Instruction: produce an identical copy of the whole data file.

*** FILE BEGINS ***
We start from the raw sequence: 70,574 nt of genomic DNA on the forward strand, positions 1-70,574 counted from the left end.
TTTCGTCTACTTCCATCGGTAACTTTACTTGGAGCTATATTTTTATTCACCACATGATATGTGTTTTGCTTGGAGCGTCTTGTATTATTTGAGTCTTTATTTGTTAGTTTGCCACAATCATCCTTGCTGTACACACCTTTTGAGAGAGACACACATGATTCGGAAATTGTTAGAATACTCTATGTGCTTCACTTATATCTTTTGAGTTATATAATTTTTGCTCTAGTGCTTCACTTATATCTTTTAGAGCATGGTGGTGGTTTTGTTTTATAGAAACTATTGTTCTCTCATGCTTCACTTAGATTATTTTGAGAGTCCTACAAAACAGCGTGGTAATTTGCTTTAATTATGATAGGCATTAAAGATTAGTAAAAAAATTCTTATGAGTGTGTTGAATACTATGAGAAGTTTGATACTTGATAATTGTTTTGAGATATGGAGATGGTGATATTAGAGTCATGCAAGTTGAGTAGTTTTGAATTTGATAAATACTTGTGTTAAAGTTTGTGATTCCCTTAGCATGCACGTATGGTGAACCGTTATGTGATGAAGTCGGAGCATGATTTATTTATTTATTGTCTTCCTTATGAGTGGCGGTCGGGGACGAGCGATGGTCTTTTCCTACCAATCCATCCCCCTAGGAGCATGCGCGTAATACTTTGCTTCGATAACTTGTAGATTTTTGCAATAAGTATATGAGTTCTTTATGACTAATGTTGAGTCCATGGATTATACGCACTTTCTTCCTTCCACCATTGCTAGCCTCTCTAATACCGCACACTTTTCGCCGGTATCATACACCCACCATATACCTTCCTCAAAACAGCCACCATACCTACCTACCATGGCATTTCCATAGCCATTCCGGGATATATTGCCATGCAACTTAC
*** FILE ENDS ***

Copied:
We start from the raw sequence: 70,574 nt of genomic DNA on the forward strand, positions 1-70,574 counted from the left end.
TTTCGTCTACTTCCATCGGTAACTTTACTTGGAGCTATATTTTTATTCACCACATGATATGTGTTTTGCTTGGAGCGTCTTGTATTATTTGAGTCTTTATTTGTTAGTTTGCCACAATCATCCTTGCTGTACACACCTTTTGAGAGAGACACACATGATTCGGAAATTGTTAGAATACTCTATGTGCTTCACTTATATCTTTTGAGTTATATAATTTTTGCTCTAGTGCTTCACTTATATCTTTTAGAGCATGGTGGTGGTTTTGTTTTATAGAAACTATTGTTCTCTCATGCTTCACTTAGATTATTTTGAGAGTCCTACAAAACAGCGTGGTAATTTGCTTTAATTATGATAGGCATTAAAGATTAGTAAAAAAATTCTTATGAGTGTGTTGAATACTATGAGAAGTTTGATACTTGATAATTGTTTTGAGATATGGAGATGGTGATATTAGAGTCATGCAAGTTGAGTAGTTTTGAATTTGATAAATACTTGTGTTAAAGTTTGTGATTCCCTTAGCATGCACGTATGGTGAACCGTTATGTGATGAAGTCGGAGCATGATTTATTTATTTATTGTCTTCCTTATGAGTGGCGGTCGGGGACGAGCGATGGTCTTTTCCTACCAATCCATCCCCCTAGGAGCATGCGCGTAATACTTTGCTTCGATAACTTGTAGATTTTTGCAATAAGTATATGAGTTCTTTATGACTAATGTTGAGTCCATGGATTATACGCACTTTCTTCCTTCCACCATTGCTAGCCTCTCTAATACCGCACACTTTTCGCCGGTATCATACACCCACCATATACCTTCCTCAAAACAGCCACCATACCTACCTACCATGGCATTTCCATAGCCATTCCGGGATATATTGCCATGCAACTTAC